After winning the 2016 NBA Finals over Stephen Curry and the Golden State Warriors, LeBron James was asked at the Nike Skills Academy what his motivation was, now that he'd won a title for the Cleveland Cavaliers. He responded by revealing what his underlying goal has always been.

“My motivation is the ghost I'm chasing. The ghost (Michael Jordan) played in Chicago. I think it’s cool to put myself in position to be one of those great players, but if I can ever put myself in position to be the greatest player, that would be something extraordinary.”

If you ask any NBA player what his purpose is in the NBA, you'll probably get a similar answer, but on a lesser scale. You'll hear something about maximizing his talent or growing as a player. You'll hear something about making the NBA Playoffs or winning championships. It's a league that only gives its biggest prize to one team a year. So players strive in agony towards that prize, seeking to improve their team and prove their worth.

It's why Joel Embiid was a mess of tears right after the Philadelphia 76ers' Game 7 loss to the Toronto Raptors. It's why Harrison Barnes, who's never been an All-Star, turned down $25 million to seek a maximum contract. It's why Jimmy Butler screamed at his Minnesota Timberwolves boss, “You can't win without me!” after demanding a trade.

The culture of the league is only natural, considering the terrain players are treading on. It's a business permeated with ego, hyper-competitiveness, and self-glorification. Players seeking to prove their value at every turn. Teams aching to win at all costs. So it's rare to see an athlete driven by something other than his own fire to get to the top.

And yet, here stands Curry, standing out from the rest.

A guy whose legacy Andre Iguodala is willing to sacrifice his body to protect. A guy who is called by his coach Steve Kerr, “obviously a superstar player, but he acts like the 12th man.” A guy who gets more excited to see Klay Thompson break three-point records than when he, himself does it. And a guy who Barnes once called “one of the most humble superstars.”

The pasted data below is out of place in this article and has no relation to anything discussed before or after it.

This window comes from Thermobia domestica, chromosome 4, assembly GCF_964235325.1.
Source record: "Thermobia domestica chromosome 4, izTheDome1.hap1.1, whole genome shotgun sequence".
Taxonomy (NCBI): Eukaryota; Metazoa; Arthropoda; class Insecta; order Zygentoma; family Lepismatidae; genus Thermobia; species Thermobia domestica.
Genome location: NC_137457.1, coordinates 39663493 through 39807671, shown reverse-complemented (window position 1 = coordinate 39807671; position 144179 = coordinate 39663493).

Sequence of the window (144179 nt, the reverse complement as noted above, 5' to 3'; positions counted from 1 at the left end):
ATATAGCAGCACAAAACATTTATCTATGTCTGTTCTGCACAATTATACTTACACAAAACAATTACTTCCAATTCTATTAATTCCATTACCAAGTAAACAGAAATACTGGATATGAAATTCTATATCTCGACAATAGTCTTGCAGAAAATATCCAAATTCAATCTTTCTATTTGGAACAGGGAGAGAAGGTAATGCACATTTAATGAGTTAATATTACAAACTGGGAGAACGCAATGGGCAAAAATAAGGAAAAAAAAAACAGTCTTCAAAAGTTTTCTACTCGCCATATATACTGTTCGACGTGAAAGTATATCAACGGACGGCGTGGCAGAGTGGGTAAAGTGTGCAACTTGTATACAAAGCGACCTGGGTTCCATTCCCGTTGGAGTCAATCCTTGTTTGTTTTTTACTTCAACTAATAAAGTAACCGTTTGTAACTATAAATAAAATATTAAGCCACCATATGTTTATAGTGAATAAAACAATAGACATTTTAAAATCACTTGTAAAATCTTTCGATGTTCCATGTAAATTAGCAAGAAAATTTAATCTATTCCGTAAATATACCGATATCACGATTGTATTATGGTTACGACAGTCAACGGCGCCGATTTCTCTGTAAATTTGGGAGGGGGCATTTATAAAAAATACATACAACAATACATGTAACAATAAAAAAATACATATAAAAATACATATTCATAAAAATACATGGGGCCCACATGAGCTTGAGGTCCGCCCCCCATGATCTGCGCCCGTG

Curry, a two-time MVP and three-time champion, has withstood the typical driving forces of the billion-dollar industry and has stayed true to who he is. His calm, composed, down-to-earth nature, while being one of the most famous basketball players on the planet, is mind-boggling at times. Driven yet composed. Competitive yet humble.

With Curry, it's not a question of what drives him. He has always been very open about his Christian faith and how he tries to let it shine through in his life, even in basketball.

In 2014, Curry told Decision magazine: “I know why I play the game, and it’s not to score 30 points a night, but it’s to use the stage I’m on. I’ve been put here for a specific purpose: To be a witness and to share my testimony as I go through it.”

What's interesting is that unlike most players, who chase after their own glory, the former Davidson star doesn't seem to care whether he goes down as one of the greatest players of all time. He's here for a different purpose.

So when I had a chance to meet Steph last year at a small basketball clinic, I decided to ask him the one thing I had always wanted to know.

Curry held a Q&A session for a handful of people. He answered questions about his favorite food (pizza) and his favorite Klay Thompson story: One time, pre-game, Klay was reading the newspaper instead of warming up. Curry asked if he was going to go shoot around, and Klay just said, “Naw, I think I'll just pass today.”